“It doesn’t matter whether you’re a Prince fanatic or if your interest is simply piqued by all things music or pop culture: The book is worth picking up. . . . The Beautiful Ones is not a read, but an experience, an immersion inside the mind of a musical genius. You are steeped in Prince’s images, his words, his essence. . . . The way the book is structured simply makes one want to read it again, to leaf through the pages and be immersed in Prince’s world. . . . The book can be a starting point for a Prince fascination, or a continuation of long-standing admiration. Either way, it will deepen the connection of any reader with the musical icon.”—USA Today (★★★★ out of four stars)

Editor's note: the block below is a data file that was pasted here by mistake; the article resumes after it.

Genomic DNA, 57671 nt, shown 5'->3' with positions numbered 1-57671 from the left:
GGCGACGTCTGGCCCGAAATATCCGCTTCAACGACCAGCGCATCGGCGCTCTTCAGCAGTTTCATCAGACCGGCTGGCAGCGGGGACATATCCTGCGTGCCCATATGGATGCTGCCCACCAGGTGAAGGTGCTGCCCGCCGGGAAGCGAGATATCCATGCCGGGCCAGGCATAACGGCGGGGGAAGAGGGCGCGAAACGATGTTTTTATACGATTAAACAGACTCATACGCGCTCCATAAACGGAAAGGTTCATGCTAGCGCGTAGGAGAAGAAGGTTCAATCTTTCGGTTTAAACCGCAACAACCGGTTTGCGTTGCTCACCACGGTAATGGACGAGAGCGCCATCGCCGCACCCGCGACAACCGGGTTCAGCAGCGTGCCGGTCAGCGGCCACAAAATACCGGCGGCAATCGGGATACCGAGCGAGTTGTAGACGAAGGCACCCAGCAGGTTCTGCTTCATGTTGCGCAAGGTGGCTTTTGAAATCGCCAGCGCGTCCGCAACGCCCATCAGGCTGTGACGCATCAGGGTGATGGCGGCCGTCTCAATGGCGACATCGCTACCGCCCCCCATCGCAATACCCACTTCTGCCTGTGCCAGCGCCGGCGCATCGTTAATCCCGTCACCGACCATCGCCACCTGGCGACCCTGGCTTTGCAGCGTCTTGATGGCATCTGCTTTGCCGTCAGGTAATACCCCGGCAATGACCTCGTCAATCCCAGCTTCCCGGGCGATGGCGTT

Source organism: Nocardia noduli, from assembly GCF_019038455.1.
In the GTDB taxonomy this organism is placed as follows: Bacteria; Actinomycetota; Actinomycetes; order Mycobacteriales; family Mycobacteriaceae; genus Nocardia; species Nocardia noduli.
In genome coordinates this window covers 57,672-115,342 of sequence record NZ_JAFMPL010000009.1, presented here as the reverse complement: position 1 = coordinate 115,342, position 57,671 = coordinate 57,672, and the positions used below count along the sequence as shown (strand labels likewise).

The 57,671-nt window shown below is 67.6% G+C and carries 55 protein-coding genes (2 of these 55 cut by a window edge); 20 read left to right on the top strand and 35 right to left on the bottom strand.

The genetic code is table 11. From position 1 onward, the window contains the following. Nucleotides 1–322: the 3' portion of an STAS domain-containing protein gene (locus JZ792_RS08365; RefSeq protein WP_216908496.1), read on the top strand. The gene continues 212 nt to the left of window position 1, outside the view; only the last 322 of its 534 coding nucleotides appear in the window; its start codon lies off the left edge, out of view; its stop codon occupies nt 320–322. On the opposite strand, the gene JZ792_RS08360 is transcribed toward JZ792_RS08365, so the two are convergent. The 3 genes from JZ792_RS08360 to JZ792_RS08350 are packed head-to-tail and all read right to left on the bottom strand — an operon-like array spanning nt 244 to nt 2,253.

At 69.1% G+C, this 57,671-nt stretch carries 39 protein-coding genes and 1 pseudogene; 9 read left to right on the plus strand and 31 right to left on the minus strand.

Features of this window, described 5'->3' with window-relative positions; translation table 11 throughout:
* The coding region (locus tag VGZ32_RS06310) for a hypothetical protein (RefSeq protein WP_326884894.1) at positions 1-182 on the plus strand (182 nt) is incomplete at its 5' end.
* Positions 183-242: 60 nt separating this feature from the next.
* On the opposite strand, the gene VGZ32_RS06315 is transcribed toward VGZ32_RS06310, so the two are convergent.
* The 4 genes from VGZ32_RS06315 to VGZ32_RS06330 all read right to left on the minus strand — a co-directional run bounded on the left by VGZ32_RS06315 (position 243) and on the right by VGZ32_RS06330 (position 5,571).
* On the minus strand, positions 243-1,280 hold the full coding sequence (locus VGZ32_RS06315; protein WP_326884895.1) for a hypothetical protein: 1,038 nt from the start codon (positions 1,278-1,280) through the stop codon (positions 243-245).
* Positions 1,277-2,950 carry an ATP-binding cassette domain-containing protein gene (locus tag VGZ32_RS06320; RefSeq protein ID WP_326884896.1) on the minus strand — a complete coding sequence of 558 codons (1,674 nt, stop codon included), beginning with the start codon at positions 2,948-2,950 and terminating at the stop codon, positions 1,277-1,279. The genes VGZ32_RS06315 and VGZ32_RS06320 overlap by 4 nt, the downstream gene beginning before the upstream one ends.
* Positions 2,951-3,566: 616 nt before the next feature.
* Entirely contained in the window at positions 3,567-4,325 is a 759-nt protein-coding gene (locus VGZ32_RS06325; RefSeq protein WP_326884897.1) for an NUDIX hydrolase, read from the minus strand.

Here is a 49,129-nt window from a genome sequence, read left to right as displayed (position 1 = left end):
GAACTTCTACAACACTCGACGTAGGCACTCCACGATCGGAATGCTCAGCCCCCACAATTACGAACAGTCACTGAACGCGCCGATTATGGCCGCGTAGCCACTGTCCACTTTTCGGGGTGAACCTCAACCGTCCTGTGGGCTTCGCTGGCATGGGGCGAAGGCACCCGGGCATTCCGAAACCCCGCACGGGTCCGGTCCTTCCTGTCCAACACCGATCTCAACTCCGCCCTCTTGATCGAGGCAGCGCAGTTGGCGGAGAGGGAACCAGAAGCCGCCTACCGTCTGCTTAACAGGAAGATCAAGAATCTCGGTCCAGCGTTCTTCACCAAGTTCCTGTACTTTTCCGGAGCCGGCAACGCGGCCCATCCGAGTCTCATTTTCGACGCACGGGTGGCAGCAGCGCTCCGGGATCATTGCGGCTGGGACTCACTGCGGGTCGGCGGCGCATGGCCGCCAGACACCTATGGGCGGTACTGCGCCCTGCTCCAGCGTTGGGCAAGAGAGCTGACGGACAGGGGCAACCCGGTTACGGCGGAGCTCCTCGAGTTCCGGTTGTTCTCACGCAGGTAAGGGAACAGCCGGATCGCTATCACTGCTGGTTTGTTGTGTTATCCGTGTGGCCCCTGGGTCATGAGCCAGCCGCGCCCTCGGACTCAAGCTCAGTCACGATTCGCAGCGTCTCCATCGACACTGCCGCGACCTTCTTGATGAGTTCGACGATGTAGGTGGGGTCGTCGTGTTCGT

“Everything Piepenbring shares about being a fan chosen to work with one of his idols resonates. . . . [He] doesn't just want to write this memoir with Prince, he wants to do it right. . . . This means we get a memoir that is written by Prince, literally. Handwritten pages he had shared with Piepenbring make up Part 1, taking us from his first memory—his mother’s eyes—through the early days of his career. . . . We also get a memoir that is carefully curated by Piepenbring, who writes that he was able to go through Paisley Park, room-by-room, sorting through Prince’s life. . . . The Beautiful Ones doesn't paint a perfect picture. . . . It’s not definitive. It can’t be. It shouldn’t be and, thankfully, it doesn’t try to be. . . . It’s up to us to take what’s there and make something out of it for ourselves, creating, just as Prince wanted.”—NPR